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Rambutan, lychees and longan are all somewhat similar although people discern slight differences in the taste of these fruits which are mostly grown in Southeast Asia. Rambutan is distinguished by its spiky exterior. They are mostly used as a dessert item.
There are two varieties of santol fruit, previously considered two different species, the yellow variety and the red. The difference is in the color that the older leaves turn before falling. The fruits are often the size, shape and slightly fuzzy texture of peaches, with a reddish tinge. Both types have a skin that may be a thin peel to a thicker rind, according to the variety. It is often edible and in some cultivars may contain a milky juice. The central pulp near the seeds may be sweet or sour and contains inedible brown seeds. In some varieties the outer rind is thicker and is the main edible portion, with a mild peachy taste combined with some taste and the pulpy texture of apples.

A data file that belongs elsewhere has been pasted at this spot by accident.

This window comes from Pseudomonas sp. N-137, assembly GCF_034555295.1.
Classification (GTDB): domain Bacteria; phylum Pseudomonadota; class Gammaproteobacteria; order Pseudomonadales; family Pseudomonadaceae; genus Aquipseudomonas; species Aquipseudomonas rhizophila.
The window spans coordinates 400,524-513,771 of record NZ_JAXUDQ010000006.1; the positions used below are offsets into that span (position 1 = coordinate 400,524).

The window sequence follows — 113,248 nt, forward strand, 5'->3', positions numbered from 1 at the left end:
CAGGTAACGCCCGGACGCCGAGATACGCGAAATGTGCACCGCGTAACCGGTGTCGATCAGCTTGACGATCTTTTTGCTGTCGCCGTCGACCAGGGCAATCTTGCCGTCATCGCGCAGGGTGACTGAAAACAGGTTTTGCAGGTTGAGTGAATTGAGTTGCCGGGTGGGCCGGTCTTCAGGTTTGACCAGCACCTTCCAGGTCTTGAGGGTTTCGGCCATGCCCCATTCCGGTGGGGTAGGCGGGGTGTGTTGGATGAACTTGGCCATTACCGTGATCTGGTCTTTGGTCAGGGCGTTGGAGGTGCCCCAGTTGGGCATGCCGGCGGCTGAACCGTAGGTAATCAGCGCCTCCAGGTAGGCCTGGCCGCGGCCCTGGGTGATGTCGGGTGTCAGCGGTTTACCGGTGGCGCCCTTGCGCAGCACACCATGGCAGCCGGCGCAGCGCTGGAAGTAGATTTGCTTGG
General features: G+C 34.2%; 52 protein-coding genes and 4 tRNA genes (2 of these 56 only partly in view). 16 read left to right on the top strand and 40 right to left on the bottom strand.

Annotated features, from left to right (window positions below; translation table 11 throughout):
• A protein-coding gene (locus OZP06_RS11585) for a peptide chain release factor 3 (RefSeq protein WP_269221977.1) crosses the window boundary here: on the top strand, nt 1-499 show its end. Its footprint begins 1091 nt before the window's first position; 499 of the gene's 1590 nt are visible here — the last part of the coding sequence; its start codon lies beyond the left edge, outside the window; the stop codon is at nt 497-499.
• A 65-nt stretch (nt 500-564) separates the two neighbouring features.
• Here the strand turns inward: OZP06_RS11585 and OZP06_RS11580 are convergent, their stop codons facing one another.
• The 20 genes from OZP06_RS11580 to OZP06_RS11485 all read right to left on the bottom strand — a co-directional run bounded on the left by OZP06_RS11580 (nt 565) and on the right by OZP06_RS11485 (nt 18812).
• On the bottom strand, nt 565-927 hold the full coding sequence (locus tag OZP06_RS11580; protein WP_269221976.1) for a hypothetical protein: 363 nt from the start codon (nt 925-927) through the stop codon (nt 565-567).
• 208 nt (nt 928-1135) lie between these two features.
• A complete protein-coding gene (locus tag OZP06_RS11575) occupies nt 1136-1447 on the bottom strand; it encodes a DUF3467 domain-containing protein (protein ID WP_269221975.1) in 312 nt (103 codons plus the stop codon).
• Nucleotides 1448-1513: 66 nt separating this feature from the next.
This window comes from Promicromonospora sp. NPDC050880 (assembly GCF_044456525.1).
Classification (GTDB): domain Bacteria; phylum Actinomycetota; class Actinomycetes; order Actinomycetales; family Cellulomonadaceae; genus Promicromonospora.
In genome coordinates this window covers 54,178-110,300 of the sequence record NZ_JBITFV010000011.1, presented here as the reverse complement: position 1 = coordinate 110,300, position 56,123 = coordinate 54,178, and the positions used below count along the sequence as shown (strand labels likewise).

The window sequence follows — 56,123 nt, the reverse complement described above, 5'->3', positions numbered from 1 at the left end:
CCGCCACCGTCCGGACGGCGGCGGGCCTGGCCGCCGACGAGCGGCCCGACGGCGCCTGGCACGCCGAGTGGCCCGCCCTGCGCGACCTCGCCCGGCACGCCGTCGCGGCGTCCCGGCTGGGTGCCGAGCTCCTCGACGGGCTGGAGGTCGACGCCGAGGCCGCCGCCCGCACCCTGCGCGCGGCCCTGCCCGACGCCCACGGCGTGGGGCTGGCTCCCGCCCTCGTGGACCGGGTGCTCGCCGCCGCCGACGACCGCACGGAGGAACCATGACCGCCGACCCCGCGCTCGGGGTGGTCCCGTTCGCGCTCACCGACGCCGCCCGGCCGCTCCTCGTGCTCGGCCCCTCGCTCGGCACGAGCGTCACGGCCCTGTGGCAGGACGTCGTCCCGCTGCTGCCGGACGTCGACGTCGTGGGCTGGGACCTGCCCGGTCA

Jackfruit is a widely cultivated and popular food item throughout the tropical regions of the world. Jackfruit have a distinctive sweet and fruity aroma. A fully ripe and unopened jackfruit is known to “emit a strong aroma,” with the inside of the fruit described as smelling of pineapple and banana. The flavor is comparable to a combination of apple, pineapple, mango, and banana.
Guava fruits, usually 4 to 12 centimeters long, are round or oval depending on the species. They have a pronounced and typical fragrance, similar to lemon rind but less sharp. The outer skin may be rough, often with a bitter taste, or soft and sweet. Varying between species, the skin can be any thickness, is usually green before maturity, but becomes yellow, maroon, or green when ripe. The pulp inside may be sweet or sour and off-white (“white” guavas) to deep pink (“red” guavas). In many countries, guava is eaten raw, typically cut into quarters or eaten like an apple, whereas in other countries it is eaten with a pinch of salt and pepper, cayenne powder or a mix of spices (masala).